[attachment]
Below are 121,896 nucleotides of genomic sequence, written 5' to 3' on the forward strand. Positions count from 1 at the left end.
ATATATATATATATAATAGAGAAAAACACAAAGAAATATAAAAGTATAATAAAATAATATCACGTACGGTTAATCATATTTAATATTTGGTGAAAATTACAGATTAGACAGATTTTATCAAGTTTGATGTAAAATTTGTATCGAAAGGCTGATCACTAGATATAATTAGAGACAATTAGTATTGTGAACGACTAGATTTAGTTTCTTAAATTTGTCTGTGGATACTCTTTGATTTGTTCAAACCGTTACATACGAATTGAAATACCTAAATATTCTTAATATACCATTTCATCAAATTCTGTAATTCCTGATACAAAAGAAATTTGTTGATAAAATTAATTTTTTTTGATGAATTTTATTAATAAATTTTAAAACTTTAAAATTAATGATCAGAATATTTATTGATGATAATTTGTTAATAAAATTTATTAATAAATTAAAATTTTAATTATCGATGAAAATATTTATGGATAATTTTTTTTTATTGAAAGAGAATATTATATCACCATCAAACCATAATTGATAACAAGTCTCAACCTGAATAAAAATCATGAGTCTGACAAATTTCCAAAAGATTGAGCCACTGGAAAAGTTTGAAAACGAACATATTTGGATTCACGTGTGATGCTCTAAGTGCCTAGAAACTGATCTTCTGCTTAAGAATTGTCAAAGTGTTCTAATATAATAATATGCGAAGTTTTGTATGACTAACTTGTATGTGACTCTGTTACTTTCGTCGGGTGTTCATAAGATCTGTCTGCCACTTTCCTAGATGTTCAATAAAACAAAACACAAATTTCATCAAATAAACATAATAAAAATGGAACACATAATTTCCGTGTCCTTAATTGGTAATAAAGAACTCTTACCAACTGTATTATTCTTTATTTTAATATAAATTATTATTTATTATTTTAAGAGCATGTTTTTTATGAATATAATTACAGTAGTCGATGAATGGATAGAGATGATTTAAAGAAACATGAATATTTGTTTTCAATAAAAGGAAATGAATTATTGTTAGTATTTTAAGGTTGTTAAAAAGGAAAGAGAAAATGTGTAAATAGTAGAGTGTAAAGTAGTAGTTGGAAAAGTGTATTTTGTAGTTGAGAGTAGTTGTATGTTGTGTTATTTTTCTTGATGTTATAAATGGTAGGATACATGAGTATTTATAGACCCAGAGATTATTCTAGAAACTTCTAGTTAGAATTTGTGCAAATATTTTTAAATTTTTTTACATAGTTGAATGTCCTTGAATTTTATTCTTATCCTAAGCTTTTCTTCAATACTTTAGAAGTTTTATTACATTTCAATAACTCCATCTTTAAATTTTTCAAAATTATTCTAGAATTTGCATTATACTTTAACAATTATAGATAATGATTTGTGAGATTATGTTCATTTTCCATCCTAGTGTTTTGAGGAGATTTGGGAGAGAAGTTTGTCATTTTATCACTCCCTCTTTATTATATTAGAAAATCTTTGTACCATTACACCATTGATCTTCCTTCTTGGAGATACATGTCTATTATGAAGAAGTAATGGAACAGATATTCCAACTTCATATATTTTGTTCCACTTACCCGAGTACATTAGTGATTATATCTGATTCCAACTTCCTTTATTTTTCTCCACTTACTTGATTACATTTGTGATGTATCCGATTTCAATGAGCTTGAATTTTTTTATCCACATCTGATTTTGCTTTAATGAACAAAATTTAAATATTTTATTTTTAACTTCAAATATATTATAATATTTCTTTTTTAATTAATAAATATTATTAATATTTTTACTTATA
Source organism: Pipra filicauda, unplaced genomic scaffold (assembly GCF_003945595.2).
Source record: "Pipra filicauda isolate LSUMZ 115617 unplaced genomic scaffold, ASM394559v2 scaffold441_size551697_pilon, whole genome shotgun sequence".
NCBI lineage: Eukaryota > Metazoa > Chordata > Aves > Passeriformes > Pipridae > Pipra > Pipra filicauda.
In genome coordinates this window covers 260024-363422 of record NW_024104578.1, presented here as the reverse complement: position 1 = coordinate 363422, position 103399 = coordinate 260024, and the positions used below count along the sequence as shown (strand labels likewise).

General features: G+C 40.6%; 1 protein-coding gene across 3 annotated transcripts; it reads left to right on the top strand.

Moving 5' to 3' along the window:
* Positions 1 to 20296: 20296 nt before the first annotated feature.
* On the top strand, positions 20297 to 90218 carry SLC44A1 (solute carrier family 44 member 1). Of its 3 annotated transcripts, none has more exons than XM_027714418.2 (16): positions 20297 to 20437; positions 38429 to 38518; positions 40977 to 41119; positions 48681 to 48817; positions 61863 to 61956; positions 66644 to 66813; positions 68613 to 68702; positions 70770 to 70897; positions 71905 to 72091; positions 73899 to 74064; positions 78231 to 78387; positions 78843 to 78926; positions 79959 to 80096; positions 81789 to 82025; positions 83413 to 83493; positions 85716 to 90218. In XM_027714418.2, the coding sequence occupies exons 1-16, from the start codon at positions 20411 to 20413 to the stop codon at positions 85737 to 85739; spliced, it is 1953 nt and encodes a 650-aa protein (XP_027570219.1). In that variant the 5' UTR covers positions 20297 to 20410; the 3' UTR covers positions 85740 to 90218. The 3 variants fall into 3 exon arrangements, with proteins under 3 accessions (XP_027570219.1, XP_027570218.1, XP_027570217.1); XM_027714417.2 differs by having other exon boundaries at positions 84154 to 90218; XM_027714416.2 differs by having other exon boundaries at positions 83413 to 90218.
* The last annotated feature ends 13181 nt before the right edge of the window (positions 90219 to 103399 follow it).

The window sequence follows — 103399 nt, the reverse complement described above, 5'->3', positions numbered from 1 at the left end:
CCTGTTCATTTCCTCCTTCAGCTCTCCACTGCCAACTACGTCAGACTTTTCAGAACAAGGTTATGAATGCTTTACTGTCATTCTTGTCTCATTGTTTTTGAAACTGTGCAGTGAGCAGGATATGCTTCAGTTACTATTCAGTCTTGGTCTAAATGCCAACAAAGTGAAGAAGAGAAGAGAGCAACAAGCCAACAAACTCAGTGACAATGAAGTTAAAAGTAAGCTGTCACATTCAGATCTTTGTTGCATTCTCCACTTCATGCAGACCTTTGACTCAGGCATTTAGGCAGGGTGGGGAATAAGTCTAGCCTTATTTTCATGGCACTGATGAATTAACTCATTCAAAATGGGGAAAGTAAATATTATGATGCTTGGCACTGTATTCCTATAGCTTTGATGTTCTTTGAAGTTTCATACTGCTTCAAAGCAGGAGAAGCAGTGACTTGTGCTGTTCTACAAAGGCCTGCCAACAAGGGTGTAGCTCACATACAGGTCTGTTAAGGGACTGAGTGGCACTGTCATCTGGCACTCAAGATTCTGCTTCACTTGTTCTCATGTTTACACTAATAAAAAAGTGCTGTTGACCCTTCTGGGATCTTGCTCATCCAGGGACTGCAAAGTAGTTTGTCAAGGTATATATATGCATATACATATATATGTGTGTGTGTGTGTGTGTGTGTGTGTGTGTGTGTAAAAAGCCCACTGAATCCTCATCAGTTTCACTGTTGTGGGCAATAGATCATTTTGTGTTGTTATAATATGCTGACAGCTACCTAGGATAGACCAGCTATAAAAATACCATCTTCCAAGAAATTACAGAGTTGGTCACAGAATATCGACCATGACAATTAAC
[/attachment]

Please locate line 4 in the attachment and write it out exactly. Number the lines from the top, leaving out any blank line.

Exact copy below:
Source record: "Pipra filicauda isolate LSUMZ 115617 unplaced genomic scaffold, ASM394559v2 scaffold441_size551697_pilon, whole genome shotgun sequence".